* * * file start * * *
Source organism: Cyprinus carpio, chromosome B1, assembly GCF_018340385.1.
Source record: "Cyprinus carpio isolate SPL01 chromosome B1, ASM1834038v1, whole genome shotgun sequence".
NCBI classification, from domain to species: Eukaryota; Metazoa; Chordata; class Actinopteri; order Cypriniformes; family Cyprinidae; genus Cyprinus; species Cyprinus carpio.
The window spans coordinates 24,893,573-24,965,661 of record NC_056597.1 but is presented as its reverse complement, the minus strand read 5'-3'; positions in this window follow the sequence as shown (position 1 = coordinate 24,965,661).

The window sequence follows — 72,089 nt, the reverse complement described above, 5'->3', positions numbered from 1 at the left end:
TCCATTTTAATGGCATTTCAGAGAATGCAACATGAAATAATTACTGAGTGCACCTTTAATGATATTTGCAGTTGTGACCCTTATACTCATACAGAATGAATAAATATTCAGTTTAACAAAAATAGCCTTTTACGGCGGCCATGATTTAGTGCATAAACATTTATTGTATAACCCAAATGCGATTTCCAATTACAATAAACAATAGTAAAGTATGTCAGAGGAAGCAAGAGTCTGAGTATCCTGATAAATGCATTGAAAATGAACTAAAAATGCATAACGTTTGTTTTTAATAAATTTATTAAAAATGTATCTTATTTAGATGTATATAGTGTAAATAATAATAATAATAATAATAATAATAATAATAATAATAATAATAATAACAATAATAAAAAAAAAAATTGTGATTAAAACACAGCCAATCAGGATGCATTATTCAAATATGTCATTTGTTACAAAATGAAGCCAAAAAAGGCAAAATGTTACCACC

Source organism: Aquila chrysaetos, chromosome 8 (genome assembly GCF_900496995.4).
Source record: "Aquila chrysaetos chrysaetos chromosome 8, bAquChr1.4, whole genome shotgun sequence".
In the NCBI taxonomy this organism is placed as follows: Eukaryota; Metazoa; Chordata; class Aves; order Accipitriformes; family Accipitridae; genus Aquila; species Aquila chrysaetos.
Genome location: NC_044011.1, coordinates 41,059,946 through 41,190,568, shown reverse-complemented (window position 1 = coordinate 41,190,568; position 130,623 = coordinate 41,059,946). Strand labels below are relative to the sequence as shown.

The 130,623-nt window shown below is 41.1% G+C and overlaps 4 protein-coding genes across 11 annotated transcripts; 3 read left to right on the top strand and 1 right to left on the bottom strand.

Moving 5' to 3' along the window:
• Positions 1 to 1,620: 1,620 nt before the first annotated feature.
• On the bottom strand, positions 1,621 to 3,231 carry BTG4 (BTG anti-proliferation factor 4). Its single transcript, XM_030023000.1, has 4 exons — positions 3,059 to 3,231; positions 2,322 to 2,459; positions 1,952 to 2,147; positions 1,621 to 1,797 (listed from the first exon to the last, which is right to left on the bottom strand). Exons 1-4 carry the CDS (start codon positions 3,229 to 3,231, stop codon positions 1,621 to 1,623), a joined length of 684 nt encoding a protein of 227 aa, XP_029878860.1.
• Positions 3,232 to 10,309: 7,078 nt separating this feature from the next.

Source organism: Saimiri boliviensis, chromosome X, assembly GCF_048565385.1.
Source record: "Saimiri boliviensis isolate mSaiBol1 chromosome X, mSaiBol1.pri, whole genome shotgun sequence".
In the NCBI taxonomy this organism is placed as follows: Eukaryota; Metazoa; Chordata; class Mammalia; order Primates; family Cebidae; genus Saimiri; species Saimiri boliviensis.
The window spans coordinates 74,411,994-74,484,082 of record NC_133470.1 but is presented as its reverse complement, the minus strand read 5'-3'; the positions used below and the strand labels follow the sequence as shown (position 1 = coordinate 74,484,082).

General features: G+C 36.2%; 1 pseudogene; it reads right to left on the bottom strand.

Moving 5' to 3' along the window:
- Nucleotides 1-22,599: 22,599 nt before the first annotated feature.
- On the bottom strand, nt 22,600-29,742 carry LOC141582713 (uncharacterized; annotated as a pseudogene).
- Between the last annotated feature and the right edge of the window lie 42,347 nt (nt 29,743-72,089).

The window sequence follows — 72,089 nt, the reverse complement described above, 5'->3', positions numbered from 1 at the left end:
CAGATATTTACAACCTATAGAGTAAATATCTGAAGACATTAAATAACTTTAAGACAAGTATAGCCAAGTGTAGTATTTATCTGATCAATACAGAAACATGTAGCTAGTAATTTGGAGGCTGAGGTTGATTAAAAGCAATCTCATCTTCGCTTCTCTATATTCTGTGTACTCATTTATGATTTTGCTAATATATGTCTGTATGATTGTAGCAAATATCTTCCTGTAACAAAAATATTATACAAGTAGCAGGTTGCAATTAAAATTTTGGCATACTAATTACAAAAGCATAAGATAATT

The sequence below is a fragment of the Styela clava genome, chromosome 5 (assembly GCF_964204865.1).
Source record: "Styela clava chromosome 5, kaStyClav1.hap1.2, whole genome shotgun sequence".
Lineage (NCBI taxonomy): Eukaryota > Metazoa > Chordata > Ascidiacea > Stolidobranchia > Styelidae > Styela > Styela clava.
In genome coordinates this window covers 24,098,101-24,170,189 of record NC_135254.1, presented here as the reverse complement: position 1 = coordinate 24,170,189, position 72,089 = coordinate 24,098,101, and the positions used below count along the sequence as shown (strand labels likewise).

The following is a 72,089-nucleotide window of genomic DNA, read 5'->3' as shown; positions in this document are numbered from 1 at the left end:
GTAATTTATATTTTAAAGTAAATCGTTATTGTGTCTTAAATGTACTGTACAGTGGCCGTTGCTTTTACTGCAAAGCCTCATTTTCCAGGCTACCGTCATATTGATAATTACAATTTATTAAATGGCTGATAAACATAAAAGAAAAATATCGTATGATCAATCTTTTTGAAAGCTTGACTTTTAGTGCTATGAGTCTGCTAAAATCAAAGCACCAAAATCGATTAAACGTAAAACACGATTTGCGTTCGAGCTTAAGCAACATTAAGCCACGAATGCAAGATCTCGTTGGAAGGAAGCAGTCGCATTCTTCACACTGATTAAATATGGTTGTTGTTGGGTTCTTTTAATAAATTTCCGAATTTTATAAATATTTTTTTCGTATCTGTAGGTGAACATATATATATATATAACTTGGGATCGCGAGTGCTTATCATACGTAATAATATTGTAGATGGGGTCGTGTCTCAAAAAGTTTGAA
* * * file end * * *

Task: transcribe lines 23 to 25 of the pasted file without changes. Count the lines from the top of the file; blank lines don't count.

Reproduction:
- On the bottom strand, nt 22,600-29,742 carry LOC141582713 (uncharacterized; annotated as a pseudogene).
- Between the last annotated feature and the right edge of the window lie 42,347 nt (nt 29,743-72,089).

The window sequence follows — 72,089 nt, the reverse complement described above, 5'->3', positions numbered from 1 at the left end: